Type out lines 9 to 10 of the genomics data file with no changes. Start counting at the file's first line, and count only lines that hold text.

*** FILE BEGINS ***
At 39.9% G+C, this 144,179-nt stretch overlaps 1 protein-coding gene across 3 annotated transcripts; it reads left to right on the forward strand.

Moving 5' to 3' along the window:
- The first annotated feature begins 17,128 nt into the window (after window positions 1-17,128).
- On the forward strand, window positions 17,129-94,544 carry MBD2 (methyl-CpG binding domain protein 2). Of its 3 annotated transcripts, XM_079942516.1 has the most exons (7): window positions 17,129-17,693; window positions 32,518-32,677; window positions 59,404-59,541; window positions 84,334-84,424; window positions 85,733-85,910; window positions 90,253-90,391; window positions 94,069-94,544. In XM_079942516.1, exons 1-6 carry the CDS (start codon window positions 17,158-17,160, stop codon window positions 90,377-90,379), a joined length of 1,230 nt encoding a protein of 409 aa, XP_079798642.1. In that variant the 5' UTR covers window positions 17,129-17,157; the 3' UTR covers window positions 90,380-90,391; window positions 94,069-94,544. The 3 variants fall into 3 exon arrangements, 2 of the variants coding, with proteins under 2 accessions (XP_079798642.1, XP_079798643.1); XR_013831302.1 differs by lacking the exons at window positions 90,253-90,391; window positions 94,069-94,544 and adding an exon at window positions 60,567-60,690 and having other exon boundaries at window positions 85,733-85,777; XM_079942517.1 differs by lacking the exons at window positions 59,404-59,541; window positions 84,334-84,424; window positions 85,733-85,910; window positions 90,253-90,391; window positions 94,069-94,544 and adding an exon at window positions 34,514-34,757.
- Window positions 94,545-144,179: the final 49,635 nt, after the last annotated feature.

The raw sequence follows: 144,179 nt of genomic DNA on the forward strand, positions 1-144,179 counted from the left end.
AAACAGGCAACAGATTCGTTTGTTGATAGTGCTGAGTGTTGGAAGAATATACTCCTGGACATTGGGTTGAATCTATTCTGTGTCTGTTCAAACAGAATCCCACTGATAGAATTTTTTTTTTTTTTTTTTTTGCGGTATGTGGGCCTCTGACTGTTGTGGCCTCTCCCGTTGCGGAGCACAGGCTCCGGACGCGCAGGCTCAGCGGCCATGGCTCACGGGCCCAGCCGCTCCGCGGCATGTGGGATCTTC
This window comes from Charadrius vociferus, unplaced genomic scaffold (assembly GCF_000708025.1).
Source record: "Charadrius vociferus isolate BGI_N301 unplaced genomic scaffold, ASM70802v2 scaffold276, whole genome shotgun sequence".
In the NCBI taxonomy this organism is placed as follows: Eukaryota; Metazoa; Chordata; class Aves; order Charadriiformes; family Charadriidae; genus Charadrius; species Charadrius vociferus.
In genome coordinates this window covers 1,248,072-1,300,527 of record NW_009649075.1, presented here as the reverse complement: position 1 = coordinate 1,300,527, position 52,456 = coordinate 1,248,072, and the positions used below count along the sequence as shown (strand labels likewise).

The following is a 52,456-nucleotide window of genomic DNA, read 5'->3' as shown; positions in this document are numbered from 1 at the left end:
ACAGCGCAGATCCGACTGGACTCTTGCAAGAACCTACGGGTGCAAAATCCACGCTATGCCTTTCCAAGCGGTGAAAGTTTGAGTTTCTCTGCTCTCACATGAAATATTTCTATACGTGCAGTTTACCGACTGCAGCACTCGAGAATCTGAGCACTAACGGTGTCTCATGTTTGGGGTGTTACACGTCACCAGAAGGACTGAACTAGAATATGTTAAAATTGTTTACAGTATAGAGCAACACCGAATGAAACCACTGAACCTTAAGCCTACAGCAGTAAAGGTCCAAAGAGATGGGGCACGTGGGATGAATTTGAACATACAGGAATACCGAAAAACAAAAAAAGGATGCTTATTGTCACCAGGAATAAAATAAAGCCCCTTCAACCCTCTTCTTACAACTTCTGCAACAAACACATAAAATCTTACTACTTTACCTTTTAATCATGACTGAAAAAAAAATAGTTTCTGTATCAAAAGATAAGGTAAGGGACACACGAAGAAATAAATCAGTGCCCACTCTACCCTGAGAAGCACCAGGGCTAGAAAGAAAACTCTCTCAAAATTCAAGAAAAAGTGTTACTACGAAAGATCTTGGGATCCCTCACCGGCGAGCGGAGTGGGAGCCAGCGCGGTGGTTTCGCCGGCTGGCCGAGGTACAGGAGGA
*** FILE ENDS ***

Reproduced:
Source record: "Charadrius vociferus isolate BGI_N301 unplaced genomic scaffold, ASM70802v2 scaffold276, whole genome shotgun sequence".
In the NCBI taxonomy this organism is placed as follows: Eukaryota; Metazoa; Chordata; class Aves; order Charadriiformes; family Charadriidae; genus Charadrius; species Charadrius vociferus.